Friday, 22 December 2017

Tackling Success Rate & the Influence of Luck

About four years ago I wrote a post that speculated on the transfer price associated with a group of equally talented players whose success rate in a particular skill had actually been randomly generated.

Each were given a 10% chance of succeeding, each were given 100 opportunities to succeed and the "best" performers were ranked accordingly.

Of course, the difference in success rate was entirely down to randomness.

If you bought the "best" at a premium, you were paying for unsustainable luck. If you bought the "worst", you were getting a potential bargain, if the price reflected the imaginary under performing ability that would likely regress towards 10%.

It's less straightforward when looking a real players.

Players play on different teams, with different tactical setups and different teammates. They probably have varied levels of skill differentials in a variety of skill sets and they have differing number of opportunities to demonstrate their talent or lack of.

Attempting to partly account for the randomness in sampling is most applicable in on field events where there is a simple definition of success or failure.

In such areas as tackles made, raw counting numbers are much more a product of overall team talent and setup, so there has been a tendency to move onto percentage of tackles won, as an outward sign of competence.

Unlike the revolution in scoring and chance creation, where pre-shot parameters are modeled on historical precedence to created expected goals or chances, there is little prospect, given the available data, of similarly modeling expected tackles, dribbles or aerial duels, for example.

But we should at least try to account for the ever present randomness, even in large samples that partly transforms purely descriptive percentage counts into a more informed predictive metric capable of projecting future success rate.

It's easy to be impressed by the eye test that sees four successful tackles made by a player in a single half of football. But aside from draining the tension from the final minutes of a game by declaring said player "man of the match" , as a projection of future performance it is riddled with "luck" and largely unrepresentative of future. larger scale output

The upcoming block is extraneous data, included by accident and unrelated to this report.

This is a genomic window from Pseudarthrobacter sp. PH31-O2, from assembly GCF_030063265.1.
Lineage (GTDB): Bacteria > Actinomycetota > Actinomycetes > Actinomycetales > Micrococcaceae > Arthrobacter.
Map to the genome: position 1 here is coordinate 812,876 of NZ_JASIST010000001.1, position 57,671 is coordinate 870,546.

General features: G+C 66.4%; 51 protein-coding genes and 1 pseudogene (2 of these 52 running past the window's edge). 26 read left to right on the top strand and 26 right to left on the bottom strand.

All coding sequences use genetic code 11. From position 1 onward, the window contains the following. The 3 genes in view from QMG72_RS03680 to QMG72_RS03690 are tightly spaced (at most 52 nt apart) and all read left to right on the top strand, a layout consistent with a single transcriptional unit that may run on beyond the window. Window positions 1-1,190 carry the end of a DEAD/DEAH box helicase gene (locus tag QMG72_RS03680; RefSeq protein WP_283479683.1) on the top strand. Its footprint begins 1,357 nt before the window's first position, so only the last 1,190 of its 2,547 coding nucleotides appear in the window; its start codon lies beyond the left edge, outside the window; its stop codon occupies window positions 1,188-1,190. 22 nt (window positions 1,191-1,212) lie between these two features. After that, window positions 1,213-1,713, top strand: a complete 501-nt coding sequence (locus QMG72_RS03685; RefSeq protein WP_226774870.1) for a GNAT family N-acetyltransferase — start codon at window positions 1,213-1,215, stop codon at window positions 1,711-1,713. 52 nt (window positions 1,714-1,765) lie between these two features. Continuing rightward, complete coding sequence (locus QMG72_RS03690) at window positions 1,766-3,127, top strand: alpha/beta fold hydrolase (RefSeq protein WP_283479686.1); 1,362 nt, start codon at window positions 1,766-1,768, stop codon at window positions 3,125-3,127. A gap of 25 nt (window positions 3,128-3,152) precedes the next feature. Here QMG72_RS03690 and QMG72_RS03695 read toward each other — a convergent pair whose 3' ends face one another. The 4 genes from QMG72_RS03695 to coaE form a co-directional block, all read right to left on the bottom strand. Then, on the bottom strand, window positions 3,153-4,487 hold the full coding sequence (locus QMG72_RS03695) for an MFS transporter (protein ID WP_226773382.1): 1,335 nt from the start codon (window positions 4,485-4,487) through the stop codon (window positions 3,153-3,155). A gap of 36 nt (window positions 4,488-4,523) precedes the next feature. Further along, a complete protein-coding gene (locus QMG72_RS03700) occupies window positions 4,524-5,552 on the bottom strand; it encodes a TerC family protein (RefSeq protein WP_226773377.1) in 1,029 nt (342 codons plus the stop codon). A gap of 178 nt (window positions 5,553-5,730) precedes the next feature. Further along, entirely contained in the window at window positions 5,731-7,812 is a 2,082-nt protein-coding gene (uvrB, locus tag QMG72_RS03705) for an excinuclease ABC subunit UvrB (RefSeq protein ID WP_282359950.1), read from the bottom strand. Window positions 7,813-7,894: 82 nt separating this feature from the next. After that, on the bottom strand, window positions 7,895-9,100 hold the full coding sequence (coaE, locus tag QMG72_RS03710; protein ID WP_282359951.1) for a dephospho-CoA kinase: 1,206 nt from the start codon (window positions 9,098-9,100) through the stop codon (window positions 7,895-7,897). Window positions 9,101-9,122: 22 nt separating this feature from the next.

To attempt to overcome this, we can work out what a distribution of outcomes would look like if there is no differential in a measured skill within a group of players. We can then compare this distribution to an actual distribution of outcomes where we suspect a differential exists.

For example, in the tacking ability of Premier League defenders.

We can then try to allow for the randomness that may exist in the observed success rate of players who have had differing opportunities to prove there tackling prowess to produce a more meaningful projection.

The more tackles a player has been involved in, the more signal and less noise his raw rate will contain. Whereas in smaller samples, noise will proliferate and perhaps give extremes that will not be representative of any future output.

Here's the raw tackle success rate from the MCFC/Opta data dump from the 2011/12 season.

It lists the 140 defenders involved in the most tackles during the whole of that season. The left hand side of the plot has players with most tackles, moving to the fewest at the right hand side, where more extreme rates, both apparently good and bad. begin to appear.

The second, identically scaled plot has attempted to regress the observed rate towards the mean for the group, based on the differing number of tackle attempts each defender has been involved in.

All of the small sample sized extremes, either good or bad are dragged closer to the the group average, while the larger samples group slightly more tightly, but were clustered more closely to the group mean to begin with.

The first plot illustrates the interplay between randomness and skill. It is at it's most deceptive in smaller sample sizes. It is perfectly adequate as a descriptive stat for defenders, but deeply flawed as a projection of a defender's likely true tackling talent. And the two are often conflated.

While the second plot tries to strip out the differing influences of randomness over different sample sizes to show that there is probably a skill differential for tackling defenders, but it is nowhere near as wide as raw stats imply, even after a season's worth of tackles.

And if you're rating or buying some of the 90%+ success rated tackles based on just 30 or 40 interactions, you're probably staking your reputation on a hefty dose of unsustainable good fortune as they fall back into the pack with greater exposure.

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